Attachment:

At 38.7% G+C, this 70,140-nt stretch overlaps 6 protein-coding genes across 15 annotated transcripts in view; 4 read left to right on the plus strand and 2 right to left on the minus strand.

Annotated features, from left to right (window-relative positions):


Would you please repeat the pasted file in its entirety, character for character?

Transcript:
At 38.7% G+C, this 70,140-nt stretch overlaps 6 protein-coding genes across 15 annotated transcripts in view; 4 read left to right on the plus strand and 2 right to left on the minus strand.

Annotated features, from left to right (window-relative positions):